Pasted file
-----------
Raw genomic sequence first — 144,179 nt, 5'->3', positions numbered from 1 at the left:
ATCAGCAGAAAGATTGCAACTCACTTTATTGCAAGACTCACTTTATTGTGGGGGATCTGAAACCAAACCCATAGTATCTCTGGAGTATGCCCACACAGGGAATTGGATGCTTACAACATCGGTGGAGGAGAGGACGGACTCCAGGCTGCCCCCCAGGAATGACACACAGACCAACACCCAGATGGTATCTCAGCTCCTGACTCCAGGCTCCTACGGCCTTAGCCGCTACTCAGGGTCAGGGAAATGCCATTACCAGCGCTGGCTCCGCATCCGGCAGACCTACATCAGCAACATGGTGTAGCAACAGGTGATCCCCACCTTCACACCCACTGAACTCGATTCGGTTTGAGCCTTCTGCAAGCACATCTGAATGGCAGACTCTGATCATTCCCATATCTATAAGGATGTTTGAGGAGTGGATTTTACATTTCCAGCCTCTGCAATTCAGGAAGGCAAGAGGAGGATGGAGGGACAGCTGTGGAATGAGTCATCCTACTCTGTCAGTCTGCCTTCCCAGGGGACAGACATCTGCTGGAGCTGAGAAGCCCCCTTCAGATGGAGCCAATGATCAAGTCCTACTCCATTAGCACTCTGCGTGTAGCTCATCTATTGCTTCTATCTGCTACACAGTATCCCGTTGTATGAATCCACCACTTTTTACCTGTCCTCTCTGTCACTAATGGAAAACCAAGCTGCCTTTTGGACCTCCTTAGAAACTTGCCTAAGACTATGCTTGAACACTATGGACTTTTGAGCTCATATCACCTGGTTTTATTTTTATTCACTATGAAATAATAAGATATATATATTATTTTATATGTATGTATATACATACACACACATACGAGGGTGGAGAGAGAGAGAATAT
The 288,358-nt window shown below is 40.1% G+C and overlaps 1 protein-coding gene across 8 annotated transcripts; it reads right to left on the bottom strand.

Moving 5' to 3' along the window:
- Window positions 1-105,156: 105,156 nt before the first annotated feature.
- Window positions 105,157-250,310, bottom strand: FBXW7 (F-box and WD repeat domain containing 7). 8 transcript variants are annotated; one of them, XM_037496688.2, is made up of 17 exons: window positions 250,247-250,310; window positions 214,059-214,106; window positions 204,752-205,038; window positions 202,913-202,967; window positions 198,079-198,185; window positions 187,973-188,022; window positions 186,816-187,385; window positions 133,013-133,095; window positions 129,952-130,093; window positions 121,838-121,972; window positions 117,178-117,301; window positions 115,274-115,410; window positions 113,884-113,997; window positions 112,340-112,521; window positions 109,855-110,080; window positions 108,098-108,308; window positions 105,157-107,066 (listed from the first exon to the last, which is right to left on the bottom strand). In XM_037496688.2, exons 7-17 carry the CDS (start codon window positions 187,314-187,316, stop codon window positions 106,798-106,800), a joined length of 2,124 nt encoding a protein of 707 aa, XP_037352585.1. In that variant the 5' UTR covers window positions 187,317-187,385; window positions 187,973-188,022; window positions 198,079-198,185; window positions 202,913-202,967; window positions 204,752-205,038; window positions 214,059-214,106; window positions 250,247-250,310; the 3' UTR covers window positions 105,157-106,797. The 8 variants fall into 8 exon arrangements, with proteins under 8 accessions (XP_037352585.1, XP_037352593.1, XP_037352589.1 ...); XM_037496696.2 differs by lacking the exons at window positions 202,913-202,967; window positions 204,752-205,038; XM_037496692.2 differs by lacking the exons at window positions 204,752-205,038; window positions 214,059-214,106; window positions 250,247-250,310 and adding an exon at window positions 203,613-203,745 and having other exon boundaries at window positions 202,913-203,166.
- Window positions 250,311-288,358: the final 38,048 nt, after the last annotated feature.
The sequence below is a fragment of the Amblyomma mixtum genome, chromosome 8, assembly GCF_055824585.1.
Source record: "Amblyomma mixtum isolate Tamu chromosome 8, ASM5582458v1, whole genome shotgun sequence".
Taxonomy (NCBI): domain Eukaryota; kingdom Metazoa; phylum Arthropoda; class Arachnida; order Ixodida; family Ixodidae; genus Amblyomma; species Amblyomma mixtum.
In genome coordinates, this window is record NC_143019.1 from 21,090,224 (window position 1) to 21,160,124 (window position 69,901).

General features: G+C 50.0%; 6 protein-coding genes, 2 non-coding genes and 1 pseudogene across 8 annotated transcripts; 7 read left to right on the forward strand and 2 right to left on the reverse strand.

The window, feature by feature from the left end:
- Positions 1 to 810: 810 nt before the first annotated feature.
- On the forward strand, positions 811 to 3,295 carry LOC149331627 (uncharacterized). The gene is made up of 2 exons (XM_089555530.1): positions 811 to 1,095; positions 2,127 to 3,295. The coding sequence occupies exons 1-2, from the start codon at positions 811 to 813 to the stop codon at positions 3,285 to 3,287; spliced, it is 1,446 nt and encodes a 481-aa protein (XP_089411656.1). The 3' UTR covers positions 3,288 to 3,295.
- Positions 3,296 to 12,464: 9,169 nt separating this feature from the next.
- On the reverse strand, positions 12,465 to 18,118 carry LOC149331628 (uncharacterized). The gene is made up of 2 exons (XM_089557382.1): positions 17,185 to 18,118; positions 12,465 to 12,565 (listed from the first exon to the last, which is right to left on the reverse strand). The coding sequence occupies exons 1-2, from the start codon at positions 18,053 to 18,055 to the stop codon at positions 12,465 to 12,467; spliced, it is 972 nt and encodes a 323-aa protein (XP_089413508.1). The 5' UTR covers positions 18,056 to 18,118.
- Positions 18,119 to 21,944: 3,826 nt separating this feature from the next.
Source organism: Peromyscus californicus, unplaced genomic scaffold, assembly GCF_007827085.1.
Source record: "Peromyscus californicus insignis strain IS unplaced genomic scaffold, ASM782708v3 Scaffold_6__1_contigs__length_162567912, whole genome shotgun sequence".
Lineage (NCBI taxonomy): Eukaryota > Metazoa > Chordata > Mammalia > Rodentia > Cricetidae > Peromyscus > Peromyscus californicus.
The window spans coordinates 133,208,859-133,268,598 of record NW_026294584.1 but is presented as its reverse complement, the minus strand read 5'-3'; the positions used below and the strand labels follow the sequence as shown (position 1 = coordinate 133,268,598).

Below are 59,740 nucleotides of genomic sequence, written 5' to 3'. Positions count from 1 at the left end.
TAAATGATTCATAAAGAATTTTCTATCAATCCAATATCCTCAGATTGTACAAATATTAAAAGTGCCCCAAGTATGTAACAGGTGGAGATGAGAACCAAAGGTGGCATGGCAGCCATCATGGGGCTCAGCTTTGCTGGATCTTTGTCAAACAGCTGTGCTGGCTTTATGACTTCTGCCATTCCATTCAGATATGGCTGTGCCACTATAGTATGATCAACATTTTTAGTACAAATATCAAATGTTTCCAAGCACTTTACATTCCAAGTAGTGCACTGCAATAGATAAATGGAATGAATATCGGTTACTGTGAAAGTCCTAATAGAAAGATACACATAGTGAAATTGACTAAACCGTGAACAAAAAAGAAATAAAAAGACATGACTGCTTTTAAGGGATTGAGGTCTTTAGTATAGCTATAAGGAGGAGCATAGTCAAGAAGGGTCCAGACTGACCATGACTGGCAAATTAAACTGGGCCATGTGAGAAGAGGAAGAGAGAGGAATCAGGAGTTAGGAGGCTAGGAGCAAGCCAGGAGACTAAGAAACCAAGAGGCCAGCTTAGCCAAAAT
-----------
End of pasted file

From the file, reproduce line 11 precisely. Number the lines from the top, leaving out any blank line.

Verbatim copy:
In genome coordinates, this window is record NC_143019.1 from 21,090,224 (window position 1) to 21,160,124 (window position 69,901).